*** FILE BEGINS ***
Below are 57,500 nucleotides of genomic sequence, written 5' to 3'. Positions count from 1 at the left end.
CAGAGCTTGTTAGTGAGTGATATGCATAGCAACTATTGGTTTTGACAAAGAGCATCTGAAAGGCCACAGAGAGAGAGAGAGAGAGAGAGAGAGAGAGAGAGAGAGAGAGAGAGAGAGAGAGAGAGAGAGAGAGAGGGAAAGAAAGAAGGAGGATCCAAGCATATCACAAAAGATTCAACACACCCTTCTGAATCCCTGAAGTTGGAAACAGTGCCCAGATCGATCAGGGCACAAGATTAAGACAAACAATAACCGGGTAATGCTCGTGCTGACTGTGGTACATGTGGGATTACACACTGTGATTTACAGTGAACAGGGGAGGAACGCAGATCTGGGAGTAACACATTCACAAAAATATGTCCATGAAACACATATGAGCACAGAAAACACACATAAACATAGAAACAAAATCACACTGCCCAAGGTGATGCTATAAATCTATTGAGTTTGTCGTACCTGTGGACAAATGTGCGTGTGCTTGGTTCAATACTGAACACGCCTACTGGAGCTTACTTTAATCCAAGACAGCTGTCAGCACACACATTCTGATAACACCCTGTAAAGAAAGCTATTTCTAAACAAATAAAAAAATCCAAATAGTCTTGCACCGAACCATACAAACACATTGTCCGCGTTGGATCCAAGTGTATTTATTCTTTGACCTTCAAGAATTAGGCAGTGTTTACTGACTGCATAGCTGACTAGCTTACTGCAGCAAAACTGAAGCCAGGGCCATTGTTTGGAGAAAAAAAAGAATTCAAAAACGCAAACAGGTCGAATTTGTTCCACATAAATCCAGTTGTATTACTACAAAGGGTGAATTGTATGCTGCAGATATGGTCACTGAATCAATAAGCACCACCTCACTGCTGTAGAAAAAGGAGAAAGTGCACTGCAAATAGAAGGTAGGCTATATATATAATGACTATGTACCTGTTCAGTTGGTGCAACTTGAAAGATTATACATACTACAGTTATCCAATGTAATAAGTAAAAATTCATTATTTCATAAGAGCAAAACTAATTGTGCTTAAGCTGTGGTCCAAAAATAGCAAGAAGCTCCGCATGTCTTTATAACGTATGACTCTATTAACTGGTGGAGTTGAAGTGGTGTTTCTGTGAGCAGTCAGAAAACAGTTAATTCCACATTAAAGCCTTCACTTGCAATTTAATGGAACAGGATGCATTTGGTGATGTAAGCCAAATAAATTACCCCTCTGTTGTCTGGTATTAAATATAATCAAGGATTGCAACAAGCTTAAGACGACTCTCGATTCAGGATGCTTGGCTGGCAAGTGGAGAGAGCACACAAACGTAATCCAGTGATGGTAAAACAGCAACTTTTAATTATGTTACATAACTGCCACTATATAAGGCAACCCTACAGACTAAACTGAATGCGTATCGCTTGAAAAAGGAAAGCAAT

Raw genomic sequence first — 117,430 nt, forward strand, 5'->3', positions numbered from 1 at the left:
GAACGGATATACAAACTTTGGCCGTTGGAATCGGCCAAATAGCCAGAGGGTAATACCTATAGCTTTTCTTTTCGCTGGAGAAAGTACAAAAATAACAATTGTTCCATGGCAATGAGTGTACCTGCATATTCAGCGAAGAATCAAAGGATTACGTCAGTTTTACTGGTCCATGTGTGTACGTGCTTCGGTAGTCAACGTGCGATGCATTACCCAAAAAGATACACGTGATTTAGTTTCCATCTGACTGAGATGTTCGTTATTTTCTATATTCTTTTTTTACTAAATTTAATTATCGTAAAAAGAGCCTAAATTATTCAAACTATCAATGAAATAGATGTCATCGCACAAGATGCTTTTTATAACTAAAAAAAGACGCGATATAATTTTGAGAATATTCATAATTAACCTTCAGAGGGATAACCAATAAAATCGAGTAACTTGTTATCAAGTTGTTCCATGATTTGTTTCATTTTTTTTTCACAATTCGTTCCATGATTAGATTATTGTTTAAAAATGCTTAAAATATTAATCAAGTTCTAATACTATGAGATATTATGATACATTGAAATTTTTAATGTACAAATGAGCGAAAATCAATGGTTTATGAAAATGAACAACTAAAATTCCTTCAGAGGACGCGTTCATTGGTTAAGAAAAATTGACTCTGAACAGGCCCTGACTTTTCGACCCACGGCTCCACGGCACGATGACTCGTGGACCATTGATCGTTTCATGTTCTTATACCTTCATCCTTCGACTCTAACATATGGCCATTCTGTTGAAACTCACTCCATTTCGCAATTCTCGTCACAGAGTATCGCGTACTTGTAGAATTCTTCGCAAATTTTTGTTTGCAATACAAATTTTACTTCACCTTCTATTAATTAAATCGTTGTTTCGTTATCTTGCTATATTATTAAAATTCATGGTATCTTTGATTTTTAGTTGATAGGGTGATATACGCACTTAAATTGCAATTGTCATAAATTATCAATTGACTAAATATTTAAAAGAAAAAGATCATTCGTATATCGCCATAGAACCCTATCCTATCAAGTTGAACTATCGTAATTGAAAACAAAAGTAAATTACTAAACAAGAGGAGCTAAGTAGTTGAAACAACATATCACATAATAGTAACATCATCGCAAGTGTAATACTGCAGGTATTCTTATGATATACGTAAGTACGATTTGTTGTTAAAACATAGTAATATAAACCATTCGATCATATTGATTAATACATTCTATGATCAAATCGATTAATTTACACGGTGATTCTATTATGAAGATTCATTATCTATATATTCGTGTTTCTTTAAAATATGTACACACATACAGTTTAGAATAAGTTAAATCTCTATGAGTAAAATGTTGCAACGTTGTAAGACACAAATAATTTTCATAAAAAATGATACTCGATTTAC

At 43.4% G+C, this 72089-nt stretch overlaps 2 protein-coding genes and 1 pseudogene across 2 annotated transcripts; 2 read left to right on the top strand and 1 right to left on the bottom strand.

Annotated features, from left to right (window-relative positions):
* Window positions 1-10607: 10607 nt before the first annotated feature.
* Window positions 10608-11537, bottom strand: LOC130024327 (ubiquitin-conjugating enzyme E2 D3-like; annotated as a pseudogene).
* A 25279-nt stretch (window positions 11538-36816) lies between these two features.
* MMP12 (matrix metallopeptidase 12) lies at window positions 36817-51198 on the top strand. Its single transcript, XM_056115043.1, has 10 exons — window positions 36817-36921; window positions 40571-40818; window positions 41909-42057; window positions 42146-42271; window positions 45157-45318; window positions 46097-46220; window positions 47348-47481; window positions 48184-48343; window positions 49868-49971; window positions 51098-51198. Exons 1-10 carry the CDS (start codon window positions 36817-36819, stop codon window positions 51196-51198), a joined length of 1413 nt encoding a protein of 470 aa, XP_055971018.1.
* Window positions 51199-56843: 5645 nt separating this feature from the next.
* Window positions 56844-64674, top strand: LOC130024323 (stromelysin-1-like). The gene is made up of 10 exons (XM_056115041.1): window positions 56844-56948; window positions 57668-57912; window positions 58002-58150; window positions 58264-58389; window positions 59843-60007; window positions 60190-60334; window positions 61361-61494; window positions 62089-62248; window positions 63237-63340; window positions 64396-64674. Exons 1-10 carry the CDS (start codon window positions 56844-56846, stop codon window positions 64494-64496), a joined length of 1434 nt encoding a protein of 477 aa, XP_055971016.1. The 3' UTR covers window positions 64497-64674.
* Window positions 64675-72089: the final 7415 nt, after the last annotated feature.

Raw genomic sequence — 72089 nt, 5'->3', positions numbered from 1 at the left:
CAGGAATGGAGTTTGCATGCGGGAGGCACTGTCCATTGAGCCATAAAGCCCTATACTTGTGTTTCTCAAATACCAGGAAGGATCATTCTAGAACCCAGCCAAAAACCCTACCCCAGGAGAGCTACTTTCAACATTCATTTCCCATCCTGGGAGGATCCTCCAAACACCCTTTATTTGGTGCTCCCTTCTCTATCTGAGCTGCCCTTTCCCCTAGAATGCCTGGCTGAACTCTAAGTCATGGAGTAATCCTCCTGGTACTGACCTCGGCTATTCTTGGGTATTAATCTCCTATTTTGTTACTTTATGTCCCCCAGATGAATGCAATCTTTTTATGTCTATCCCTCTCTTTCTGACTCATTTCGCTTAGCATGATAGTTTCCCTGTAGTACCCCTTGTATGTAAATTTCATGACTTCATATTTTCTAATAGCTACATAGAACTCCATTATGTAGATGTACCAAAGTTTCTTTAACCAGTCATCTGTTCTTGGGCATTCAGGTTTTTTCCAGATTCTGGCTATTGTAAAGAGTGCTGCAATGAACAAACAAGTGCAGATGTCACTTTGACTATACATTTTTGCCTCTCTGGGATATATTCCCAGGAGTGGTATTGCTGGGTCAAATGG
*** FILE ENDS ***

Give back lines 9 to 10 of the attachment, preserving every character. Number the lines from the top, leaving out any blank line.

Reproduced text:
* A 25279-nt stretch (window positions 11538-36816) lies between these two features.
* MMP12 (matrix metallopeptidase 12) lies at window positions 36817-51198 on the top strand. Its single transcript, XM_056115043.1, has 10 exons — window positions 36817-36921; window positions 40571-40818; window positions 41909-42057; window positions 42146-42271; window positions 45157-45318; window positions 46097-46220; window positions 47348-47481; window positions 48184-48343; window positions 49868-49971; window positions 51098-51198. Exons 1-10 carry the CDS (start codon window positions 36817-36819, stop codon window positions 51196-51198), a joined length of 1413 nt encoding a protein of 470 aa, XP_055971018.1.